A CollectiveAccess Community

User-generated tips, tools, and shared strategies for using CollectiveAccess

Other Resources

Do you have a resource you’d like to suggest we add to this page? Let us know! Post it as a suggestion in the CollectiveAccess community GoogleGroup.

Documentation written by Whirl-i-Gig
User-Created Workflows
CollectiveAccess On Github
  • CollectiveAccess: A Walkthrough. A Github page that offers a user-friendly guide to the structure and mechanisms that drive CollectiveAccess. The document explains, in accessible language, how to install CA, how to import data, and how to manipulate fields. It uses Chicago Film Archives as an example case, and makes available a set of sample data that users can practice with, as well.
  • Omeka_Sync. A  tool for syncing data from CollectiveAccess to Omeka, created by folks at the University of Leuven in Belgium.
  • Interference Archive’s Github Page.  Where Interference Archive volunteers post scripts for managing their CollectiveAccess database. Currently there is a CollectiveAccess API client with more to come soon.
  • Rhizome’s ArtBase CollectiveAccess Profile on Github. This is a Collective Access configuration profile developed for the Rhizome ArtBase.
  • Official CollectiveAccess Github page. This is where the CollectiveAccess development team manages project source code.
  • Ansible Provisioning for CollectiveAccess. A guide to using Ansible for  installation and configuration of a CollectiveAccess instance.
Video Instructionals
A Selection of Sites Built on CollectiveAccess
CollectiveAccess User Groups
Essays about CollectiveAccess
  • Rhonda L. Clark, “Challenges in Representing Local Image Collections: The Case of the Titusville Historical Society,” Cases on Electronic Records and Resource Management Implementation in Diverse Environments, ed. Janice M. Krueger (Hershey, Pennsylvania: Information Science Reference, 2014). Discusses the decision-making process in selecting software for presenting local history and genealogical collections. The institution discussed in the article ultimately selected Omeka over CollectiveAccess.
  • Sven Decabooter, “Case Study: James Ensor: An Online Museum” March 2, 2011. Describes the author’s experience deploying Drupal as a front-end for CollectiveAccess.
  • Juliet L. Hardesty, “Exhibiting Library Collections Online: Omeka in Context,” IUScholarWorks  This article primarily discusses Indiana University’s use of Omeka. It briefly discusses CA and compares it with other software used for exhibiting collections. A chart compares several existing pieces of software including Archivists’ Toolkit, Islandora, and ContentDM.
  • Kehan Harman, “Adding Australian National Species List Names to CollectiveAccess” November 4, 2015. This article describes a project for the Commonwealth Scientific and Industrial Research (CSIR) in Australia completed by Gaia Resources (an environmental technology consultant). CSIR configured CollectiveAccess to reference external authoritative data sources. The article includes screenshots that demonstrate how to configure fields.
  • Ruben Alcaraz Martinez, “Collective Access: A Collections Management and Presentation System for the Digital Collections of Museums, Archives and Libraries,” BiD: Textos Universitaris De Biblioteconomia i Documentació, no. 33 (2014).  An article about CollectiveAccess written in Catalan. Describes  the main features of CollectiveAccess, explains how to install and configure the package, examines CA’s internal structure, and gives examples of how it can be used. The system analyzed in the paper uses Version 1.4 of Providence and Version 2.0 of the public web-access tool Pawtucket.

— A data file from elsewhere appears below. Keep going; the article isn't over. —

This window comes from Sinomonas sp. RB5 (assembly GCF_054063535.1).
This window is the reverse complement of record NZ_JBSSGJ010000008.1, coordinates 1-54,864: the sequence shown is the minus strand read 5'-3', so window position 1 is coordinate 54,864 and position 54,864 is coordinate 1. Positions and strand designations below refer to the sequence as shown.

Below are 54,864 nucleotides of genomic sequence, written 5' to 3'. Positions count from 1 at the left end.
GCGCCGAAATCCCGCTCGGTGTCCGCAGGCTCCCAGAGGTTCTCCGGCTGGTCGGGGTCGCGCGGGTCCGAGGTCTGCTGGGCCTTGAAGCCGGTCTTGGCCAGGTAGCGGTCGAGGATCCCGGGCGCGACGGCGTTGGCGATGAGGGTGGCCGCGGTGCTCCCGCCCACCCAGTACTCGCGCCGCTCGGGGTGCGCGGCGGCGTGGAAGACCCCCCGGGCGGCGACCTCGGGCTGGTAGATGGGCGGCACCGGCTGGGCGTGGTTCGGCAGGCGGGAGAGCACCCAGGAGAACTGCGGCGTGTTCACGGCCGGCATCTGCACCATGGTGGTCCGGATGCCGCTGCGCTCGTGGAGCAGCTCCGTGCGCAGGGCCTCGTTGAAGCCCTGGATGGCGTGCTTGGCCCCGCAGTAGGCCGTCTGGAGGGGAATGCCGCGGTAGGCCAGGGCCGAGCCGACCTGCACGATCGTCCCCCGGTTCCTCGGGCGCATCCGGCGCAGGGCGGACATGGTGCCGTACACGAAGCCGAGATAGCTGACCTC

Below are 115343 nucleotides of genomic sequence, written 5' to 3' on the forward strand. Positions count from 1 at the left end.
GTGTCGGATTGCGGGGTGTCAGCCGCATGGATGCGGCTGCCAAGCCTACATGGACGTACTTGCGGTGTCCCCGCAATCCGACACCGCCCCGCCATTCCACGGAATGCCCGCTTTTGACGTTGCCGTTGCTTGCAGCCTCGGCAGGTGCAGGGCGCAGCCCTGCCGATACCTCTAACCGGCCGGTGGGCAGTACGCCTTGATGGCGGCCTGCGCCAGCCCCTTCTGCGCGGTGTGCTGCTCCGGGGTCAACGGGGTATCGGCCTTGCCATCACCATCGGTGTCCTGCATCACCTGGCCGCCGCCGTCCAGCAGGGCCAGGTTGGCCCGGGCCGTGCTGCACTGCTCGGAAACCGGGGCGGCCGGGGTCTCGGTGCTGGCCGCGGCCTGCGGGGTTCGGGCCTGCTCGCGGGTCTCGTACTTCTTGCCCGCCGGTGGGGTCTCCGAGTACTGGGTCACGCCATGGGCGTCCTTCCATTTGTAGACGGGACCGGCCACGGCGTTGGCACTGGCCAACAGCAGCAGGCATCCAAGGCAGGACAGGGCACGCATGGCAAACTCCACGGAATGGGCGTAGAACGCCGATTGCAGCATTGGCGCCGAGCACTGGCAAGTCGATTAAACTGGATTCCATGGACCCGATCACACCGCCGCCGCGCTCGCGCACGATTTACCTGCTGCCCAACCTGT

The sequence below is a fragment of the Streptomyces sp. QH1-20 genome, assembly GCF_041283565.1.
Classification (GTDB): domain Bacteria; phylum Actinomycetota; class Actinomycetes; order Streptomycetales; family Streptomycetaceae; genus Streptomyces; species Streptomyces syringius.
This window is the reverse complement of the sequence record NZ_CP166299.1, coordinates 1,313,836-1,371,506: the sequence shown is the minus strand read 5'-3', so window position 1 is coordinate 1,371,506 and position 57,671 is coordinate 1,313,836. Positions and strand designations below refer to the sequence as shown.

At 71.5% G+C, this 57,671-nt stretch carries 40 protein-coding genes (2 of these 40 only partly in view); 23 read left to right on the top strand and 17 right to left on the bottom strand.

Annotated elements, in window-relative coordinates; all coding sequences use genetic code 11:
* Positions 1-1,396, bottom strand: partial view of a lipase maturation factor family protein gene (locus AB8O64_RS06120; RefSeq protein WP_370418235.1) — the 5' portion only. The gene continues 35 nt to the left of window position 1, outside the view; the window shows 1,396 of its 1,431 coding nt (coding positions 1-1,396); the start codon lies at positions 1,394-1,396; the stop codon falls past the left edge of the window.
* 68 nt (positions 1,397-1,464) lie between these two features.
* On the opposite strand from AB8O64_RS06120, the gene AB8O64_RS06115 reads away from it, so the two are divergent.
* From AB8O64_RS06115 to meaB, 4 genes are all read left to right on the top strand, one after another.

• Isabel Pedersen and Jeremiah Baarbe, “Archiving the ‘Fabric of Digital Life’,” IEEE International Symposium on Mixed and Augmented Reality – Arts, Media, and Humanities (ISMAR-AMH), (2013), 1-6. Discusses using CA to create a database that “tracks, catalogues, and in some cases, stores artifacts that imply future invention.”
  • Dean Rehberger, “Getting Oral History Online: Collections Management Applications,” Oral History Review, no. 1 (2013). This article discusses using CA as a digital asset management system.
  • Andres Solano, “GVSU Art Gallery Meets iOS: How to Cram 10K+ Works of Art into Your Pocket” (Masters Thesis, Department of Computer Information Systems, Grand Valley State University, 2011). Describes the creation of an iOS app to grab data from a CA server for use in a mobile phone app. (For more about the mobile app, visit the info page on GVSU Art Gallery’s website.)
  •  Lisa Spiro, Archival Management Software: A Report for the Council on Library and Information Resources (2009).  Discusses the role of software in providing access to previously “hidden” collections. Compares several pieces of archival management software (both commercial and open source) including CollectiveAccess, Archon, and Archivists’ Toolkit. It also provides advice on how to select appropriate archival management software.
  • Elizabeth Surles, “‘Exploring’ CollectiveAccess at the American Alpine Club Library.” From Practical Technology for Archives, an open access, peer reviewed journal. This article describes the work of the American Alpine Club Library to implement CollectiveAccess for their institution and using CA as a Digital Asset Management (DAM) system. It also includes a review of the existing literature on CA.
  • Julia J. Weist, “Implementing CollectiveAccess at the Bruce High Quality Foundation University Archive.” Visual Resources Association Bulletin, (2010), 37(2), 23-26. An article about the work of creating a Bruce High Quality Foundation University (BHQFU) Archive. Topics addressed include cataloging archival materials, software features of the project, and the use of CollectiveAccess software.